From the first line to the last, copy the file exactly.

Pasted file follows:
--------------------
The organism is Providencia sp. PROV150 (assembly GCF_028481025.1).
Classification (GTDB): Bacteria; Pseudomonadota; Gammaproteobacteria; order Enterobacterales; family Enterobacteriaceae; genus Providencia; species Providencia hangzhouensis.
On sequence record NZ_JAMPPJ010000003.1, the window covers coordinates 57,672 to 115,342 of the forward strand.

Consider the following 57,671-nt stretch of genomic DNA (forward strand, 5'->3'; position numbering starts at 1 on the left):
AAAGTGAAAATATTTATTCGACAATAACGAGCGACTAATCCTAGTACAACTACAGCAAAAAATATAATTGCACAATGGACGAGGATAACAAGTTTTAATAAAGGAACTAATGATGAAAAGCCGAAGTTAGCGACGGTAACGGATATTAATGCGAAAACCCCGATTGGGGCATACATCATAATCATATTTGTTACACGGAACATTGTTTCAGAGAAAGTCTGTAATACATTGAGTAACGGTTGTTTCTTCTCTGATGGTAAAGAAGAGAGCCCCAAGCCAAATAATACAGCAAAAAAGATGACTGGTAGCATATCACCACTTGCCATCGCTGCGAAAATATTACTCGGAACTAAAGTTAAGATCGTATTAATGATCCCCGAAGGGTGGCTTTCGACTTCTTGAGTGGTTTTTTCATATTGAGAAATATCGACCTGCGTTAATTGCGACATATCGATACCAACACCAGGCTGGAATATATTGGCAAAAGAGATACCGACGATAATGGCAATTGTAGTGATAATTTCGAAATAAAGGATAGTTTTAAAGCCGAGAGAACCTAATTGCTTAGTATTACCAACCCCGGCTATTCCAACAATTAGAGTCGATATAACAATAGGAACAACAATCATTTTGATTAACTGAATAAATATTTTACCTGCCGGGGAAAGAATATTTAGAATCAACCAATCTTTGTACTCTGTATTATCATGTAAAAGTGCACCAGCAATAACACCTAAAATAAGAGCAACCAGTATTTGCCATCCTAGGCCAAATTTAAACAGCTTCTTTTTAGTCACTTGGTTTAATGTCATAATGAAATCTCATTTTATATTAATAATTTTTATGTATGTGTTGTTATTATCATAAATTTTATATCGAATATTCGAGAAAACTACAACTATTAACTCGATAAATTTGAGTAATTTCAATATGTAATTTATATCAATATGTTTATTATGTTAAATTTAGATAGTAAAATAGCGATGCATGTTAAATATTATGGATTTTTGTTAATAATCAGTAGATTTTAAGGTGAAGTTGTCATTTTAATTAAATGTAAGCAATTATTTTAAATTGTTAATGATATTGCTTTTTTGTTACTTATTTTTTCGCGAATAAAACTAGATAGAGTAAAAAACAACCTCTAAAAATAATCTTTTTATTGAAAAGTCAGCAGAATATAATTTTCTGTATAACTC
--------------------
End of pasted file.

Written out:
The organism is Providencia sp. PROV150 (assembly GCF_028481025.1).
Classification (GTDB): Bacteria; Pseudomonadota; Gammaproteobacteria; order Enterobacterales; family Enterobacteriaceae; genus Providencia; species Providencia hangzhouensis.
On sequence record NZ_JAMPPJ010000003.1, the window covers coordinates 57,672 to 115,342 of the forward strand.

Consider the following 57,671-nt stretch of genomic DNA (forward strand, 5'->3'; position numbering starts at 1 on the left):
AAAGTGAAAATATTTATTCGACAATAACGAGCGACTAATCCTAGTACAACTACAGCAAAAAATATAATTGCACAATGGACGAGGATAACAAGTTTTAATAAAGGAACTAATGATGAAAAGCCGAAGTTAGCGACGGTAACGGATATTAATGCGAAAACCCCGATTGGGGCATACATCATAATCATATTTGTTACACGGAACATTGTTTCAGAGAAAGTCTGTAATACATTGAGTAACGGTTGTTTCTTCTCTGATGGTAAAGAAGAGAGCCCCAAGCCAAATAATACAGCAAAAAAGATGACTGGTAGCATATCACCACTTGCCATCGCTGCGAAAATATTACTCGGAACTAAAGTTAAGATCGTATTAATGATCCCCGAAGGGTGGCTTTCGACTTCTTGAGTGGTTTTTTCATATTGAGAAATATCGACCTGCGTTAATTGCGACATATCGATACCAACACCAGGCTGGAATATATTGGCAAAAGAGATACCGACGATAATGGCAATTGTAGTGATAATTTCGAAATAAAGGATAGTTTTAAAGCCGAGAGAACCTAATTGCTTAGTATTACCAACCCCGGCTATTCCAACAATTAGAGTCGATATAACAATAGGAACAACAATCATTTTGATTAACTGAATAAATATTTTACCTGCCGGGGAAAGAATATTTAGAATCAACCAATCTTTGTACTCTGTATTATCATGTAAAAGTGCACCAGCAATAACACCTAAAATAAGAGCAACCAGTATTTGCCATCCTAGGCCAAATTTAAACAGCTTCTTTTTAGTCACTTGGTTTAATGTCATAATGAAATCTCATTTTATATTAATAATTTTTATGTATGTGTTGTTATTATCATAAATTTTATATCGAATATTCGAGAAAACTACAACTATTAACTCGATAAATTTGAGTAATTTCAATATGTAATTTATATCAATATGTTTATTATGTTAAATTTAGATAGTAAAATAGCGATGCATGTTAAATATTATGGATTTTTGTTAATAATCAGTAGATTTTAAGGTGAAGTTGTCATTTTAATTAAATGTAAGCAATTATTTTAAATTGTTAATGATATTGCTTTTTTGTTACTTATTTTTTCGCGAATAAAACTAGATAGAGTAAAAAACAACCTCTAAAAATAATCTTTTTATTGAAAAGTCAGCAGAATATAATTTTCTGTATAACTC